A career portfolio is a worthwhile tool to create for yourself and bring to interviews because it enables you to show tangible proof of your accomplishments through samples of your work. Typical items that you can include in a career portfolio are reports; white papers; studies; brochures; projects; presentations; published papers; conference proceedings; certificates of awards and honors; testimonials from customers, clients, colleagues, and past employers; lists of conferences, seminars, and workshops you’ve participated in and/or attended; a listing of professional-development activities, such as professional association memberships and conferences attended; and a description of community-service activities, volunteering, or pro bono work you have completed, especially as it relates to your career.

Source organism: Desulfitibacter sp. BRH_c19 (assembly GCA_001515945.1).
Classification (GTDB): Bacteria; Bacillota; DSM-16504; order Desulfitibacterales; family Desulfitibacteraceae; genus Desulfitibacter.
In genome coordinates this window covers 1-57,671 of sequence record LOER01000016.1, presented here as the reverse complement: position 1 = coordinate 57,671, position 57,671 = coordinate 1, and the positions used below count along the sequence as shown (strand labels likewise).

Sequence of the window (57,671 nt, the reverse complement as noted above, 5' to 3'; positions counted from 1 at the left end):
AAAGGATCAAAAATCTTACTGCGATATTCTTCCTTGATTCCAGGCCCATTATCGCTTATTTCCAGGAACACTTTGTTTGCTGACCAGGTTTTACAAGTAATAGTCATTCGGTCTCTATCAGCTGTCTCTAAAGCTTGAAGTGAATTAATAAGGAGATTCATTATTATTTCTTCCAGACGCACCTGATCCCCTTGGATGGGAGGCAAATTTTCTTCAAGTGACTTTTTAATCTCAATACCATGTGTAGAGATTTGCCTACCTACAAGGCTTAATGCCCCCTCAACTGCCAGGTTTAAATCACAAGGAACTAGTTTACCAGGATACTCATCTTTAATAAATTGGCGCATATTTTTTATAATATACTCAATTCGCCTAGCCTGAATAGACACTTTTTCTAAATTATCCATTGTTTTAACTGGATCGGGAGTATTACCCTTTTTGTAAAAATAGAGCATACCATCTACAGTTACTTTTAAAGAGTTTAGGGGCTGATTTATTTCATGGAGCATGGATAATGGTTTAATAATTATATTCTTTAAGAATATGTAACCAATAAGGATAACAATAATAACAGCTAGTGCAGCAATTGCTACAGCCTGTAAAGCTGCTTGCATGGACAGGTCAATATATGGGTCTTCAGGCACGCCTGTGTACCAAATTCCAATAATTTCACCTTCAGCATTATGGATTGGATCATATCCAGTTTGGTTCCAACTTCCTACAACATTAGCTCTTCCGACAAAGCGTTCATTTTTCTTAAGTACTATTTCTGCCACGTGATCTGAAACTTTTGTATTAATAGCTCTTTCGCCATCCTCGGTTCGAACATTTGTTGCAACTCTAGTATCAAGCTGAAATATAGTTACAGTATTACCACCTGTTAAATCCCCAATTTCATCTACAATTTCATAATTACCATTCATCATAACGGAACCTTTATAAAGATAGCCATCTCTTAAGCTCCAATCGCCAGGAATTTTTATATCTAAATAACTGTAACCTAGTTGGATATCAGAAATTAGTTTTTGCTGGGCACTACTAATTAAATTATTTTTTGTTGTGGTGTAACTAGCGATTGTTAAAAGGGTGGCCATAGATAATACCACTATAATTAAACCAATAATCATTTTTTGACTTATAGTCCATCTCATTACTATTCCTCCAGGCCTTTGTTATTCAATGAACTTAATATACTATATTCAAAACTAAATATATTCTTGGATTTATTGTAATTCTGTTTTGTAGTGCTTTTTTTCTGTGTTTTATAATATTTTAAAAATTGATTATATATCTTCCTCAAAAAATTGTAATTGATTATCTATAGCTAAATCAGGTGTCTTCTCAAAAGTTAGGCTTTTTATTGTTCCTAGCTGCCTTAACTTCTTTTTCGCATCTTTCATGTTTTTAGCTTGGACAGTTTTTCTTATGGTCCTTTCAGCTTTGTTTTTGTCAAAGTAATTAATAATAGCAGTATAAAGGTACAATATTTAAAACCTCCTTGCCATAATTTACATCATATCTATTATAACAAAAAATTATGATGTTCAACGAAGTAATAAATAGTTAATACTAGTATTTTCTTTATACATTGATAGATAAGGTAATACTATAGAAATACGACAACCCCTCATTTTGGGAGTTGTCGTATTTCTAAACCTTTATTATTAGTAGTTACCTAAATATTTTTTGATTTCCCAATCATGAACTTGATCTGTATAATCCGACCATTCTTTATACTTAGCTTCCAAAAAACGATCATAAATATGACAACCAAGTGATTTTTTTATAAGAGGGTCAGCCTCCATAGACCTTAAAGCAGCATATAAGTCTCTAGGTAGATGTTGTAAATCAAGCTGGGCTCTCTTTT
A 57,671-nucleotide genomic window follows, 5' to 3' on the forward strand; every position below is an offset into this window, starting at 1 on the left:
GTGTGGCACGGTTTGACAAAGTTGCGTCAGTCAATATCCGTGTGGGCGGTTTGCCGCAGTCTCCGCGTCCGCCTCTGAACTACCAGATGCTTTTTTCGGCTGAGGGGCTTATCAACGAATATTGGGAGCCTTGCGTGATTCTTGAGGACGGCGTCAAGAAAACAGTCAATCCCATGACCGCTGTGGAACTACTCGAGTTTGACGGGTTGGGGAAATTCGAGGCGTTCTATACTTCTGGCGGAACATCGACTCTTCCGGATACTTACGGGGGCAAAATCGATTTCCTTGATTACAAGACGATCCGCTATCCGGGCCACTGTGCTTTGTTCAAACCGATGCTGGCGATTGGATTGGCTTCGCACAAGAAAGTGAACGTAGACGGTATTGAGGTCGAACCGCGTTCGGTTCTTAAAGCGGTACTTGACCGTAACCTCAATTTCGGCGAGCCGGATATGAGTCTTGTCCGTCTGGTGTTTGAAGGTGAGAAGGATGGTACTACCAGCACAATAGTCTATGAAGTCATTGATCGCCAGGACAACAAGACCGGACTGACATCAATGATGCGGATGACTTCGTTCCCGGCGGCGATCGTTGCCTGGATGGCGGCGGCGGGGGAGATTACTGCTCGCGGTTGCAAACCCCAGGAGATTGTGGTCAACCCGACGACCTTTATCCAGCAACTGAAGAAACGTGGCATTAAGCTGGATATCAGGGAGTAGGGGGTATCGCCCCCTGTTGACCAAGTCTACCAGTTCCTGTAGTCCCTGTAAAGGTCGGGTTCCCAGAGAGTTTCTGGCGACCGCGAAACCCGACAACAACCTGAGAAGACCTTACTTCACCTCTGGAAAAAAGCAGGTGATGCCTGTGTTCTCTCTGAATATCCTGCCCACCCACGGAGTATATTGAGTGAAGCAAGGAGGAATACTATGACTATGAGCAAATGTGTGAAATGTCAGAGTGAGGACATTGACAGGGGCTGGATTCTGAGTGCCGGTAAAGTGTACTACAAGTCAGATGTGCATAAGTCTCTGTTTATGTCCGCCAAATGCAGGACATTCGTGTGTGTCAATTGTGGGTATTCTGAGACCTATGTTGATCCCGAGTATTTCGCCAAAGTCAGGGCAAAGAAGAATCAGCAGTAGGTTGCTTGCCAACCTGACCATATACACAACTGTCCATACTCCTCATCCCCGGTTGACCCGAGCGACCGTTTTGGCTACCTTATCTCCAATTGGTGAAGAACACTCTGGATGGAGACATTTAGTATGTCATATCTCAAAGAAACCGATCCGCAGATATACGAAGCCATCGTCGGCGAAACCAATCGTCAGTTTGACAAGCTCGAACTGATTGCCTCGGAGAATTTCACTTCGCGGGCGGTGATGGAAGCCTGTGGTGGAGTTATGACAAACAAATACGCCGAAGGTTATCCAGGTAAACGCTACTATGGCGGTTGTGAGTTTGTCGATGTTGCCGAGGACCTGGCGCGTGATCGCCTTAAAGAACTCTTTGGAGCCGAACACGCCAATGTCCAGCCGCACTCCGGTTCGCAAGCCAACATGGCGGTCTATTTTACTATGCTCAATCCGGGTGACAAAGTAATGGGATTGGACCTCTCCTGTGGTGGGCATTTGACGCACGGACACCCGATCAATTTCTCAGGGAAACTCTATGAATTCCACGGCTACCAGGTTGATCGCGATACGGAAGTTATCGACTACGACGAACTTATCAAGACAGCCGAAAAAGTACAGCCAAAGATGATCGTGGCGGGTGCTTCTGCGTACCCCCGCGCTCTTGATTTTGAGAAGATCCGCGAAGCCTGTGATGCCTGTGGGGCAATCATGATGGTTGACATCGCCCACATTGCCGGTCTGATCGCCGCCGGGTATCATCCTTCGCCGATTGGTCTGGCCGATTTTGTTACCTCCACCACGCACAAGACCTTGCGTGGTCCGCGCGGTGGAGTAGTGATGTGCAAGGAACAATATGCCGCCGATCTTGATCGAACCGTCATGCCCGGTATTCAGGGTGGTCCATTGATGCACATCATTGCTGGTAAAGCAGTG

When the interviewer asks a question that calls for a response that truly demonstrates a specific skill, piece of knowledge, or accomplishment, consider presenting evidence in your portfolio. For example, the interviewer might ask you to describe the most complex project you ever oversaw. You can say, “I’d be glad to describe my most complex project. In fact, I have the project-management matrix in my portfolio. Let me walk you through that and show you photos of the key deliverables.” For a question like “Do you have any experience with forecasting strategic modeling?”, you could say, “Yes, I do. Let me show you the modeling spreadsheet in my portfolio.”
As we saw in Chapter 3, a Brag Book is virtually the same as a career portfolio. The term is commonly used in pharmaceutical sales, and the artifacts in the Brag Book tend to be sales oriented.